- Personal birthday greetings: In businesses that sell direct to consumers this is a great one. Whilst this may seem like a real chore, it definitely pays dividends. The tricky part is getting their birthdate in the first place. Some good ideas for this are: ask them to complete a survey form, include it in your account application form or loyalty program application.
- Company anniversary: Take a moment to send a card or fax to the company and employees on the anniversary of its foundation. You may even want to congratulate them with a gift or send them a birthday cake. This information can usually be found by checking their company brochure, visiting their website or by asking their people within the company. Few people do this, but if you did this loyalty gaining activity, what would your customers think about you?
- Product purchase anniversary: Contact your customers at times relating to the history of the product. It could be that you contact them about 12 months after their purchase to give them an update on your business or simply to check that everything is going well with that product. You may want to let people know that the product is just about to come off warranty and offer to check it for them. At this point of contact, it may be an opportunity to offer some type of special up-selling offer for an extended warranty or maintenance agreement.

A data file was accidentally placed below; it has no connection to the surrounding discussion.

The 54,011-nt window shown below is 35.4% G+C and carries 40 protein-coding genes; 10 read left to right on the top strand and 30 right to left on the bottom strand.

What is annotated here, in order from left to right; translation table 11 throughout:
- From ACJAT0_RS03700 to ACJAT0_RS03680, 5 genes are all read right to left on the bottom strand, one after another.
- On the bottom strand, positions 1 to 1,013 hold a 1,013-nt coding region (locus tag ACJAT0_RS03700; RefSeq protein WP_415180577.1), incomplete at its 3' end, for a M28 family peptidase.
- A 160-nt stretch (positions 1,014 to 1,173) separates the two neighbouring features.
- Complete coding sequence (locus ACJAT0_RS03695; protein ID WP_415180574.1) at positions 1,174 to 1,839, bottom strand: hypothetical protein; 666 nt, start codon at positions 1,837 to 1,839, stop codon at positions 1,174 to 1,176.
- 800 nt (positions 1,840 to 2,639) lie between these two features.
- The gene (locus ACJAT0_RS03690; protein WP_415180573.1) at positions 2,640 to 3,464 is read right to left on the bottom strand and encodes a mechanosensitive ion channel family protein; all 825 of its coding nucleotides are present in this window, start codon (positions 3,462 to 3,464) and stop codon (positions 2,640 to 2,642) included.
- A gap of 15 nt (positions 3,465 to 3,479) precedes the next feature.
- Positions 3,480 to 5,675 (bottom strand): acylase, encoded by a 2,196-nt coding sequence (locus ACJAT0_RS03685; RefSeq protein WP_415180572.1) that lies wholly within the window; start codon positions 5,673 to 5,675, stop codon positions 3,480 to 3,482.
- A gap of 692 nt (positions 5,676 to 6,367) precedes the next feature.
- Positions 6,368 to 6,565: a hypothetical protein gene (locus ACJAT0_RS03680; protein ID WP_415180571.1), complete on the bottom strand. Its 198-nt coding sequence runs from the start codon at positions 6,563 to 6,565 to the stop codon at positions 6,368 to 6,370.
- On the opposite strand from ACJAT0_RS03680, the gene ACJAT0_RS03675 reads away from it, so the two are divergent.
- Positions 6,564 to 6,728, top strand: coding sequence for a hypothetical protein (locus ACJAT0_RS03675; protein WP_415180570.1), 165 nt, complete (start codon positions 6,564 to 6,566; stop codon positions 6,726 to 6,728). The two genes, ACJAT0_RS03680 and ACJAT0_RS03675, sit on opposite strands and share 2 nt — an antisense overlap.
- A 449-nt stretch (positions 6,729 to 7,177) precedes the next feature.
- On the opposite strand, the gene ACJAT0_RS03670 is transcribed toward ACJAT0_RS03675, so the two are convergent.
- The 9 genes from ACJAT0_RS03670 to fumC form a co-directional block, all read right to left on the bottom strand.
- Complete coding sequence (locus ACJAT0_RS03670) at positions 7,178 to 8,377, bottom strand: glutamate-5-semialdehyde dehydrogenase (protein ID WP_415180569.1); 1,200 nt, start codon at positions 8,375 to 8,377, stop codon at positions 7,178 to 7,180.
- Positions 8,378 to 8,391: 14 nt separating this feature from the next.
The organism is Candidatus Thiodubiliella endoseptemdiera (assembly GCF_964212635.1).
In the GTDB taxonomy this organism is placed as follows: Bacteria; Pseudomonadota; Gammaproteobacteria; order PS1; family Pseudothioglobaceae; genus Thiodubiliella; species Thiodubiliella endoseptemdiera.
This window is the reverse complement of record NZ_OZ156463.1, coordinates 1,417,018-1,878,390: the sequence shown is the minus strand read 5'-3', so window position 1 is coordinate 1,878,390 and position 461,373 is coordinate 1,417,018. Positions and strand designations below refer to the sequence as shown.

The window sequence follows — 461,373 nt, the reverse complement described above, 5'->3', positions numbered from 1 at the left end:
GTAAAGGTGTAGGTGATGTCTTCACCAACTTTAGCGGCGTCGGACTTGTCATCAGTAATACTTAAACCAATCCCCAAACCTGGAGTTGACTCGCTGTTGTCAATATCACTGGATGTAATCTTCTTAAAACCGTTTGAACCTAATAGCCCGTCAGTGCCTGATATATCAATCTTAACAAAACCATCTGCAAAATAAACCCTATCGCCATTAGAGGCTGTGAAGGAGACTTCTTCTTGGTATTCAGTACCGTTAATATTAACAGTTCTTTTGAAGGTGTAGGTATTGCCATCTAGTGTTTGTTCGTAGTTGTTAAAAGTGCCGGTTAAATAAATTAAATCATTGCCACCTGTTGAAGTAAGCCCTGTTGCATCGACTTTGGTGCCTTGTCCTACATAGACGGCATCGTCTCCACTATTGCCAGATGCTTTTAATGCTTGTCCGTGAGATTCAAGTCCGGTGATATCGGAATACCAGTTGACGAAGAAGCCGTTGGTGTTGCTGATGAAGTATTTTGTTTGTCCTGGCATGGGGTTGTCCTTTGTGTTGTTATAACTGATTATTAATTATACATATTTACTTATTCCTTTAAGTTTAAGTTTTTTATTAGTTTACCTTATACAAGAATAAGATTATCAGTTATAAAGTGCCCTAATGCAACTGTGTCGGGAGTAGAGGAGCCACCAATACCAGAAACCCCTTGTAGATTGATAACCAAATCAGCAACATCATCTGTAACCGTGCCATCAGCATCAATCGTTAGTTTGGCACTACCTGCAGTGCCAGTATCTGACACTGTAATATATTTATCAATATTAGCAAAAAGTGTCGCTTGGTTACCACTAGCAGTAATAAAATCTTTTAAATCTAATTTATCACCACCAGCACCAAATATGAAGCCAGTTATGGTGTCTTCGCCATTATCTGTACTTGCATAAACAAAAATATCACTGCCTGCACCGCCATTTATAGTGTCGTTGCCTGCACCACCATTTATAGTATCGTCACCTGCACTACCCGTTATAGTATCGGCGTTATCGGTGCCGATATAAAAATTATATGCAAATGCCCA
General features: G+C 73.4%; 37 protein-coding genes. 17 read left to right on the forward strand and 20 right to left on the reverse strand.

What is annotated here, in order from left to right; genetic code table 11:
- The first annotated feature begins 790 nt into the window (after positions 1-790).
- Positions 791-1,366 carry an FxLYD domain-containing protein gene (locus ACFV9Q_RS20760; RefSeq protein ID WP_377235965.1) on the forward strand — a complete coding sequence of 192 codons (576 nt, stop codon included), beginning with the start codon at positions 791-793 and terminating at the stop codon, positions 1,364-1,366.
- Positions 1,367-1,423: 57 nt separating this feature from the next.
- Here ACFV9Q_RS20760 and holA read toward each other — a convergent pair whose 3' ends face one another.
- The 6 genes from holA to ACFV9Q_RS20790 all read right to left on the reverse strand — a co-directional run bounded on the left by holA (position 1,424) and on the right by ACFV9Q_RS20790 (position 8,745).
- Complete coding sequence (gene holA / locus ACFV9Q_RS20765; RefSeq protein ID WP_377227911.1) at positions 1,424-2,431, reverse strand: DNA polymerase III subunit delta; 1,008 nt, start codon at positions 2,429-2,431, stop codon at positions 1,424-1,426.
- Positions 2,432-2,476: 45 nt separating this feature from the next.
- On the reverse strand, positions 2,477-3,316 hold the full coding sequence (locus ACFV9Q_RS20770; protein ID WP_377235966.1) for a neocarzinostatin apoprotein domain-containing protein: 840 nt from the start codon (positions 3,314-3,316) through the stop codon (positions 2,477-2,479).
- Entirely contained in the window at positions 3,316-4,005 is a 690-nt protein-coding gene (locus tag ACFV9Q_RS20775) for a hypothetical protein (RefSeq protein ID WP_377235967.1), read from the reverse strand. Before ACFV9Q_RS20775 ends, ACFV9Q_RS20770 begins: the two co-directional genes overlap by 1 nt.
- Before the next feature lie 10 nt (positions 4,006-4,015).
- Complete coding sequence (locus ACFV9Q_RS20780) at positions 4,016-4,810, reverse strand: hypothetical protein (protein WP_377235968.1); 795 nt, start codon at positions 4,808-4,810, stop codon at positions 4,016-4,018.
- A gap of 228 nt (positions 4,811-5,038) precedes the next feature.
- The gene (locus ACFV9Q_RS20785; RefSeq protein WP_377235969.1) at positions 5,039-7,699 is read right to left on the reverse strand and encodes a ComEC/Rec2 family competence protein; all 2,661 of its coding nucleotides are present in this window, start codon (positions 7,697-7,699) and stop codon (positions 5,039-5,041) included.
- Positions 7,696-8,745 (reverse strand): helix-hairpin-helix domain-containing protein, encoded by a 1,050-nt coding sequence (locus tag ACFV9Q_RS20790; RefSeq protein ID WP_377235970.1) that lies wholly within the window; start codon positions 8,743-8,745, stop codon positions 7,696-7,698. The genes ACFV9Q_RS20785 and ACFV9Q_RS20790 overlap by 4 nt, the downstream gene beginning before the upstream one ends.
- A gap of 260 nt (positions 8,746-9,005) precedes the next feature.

- Your company’s birthday celebrations: Many companies tell you about their birthday sale or celebrations. But perhaps a nice touch would be if you thanked your customers for helping you continue being in business. Without their business, you wouldn’t be having too many more birthdays! You could send a sincere note, or even an advertisement attached to some type of editorial about your business in the local paper or your Association publication.
- Deliver your product with an unexpected gift: Give people the unexpected and they will be pleasantly surprised. It needn’t be elaborate. Imagine receiving an order from a supplier and in the box is a little something. It brings a smile and the next time you think of ordering, who will you go to?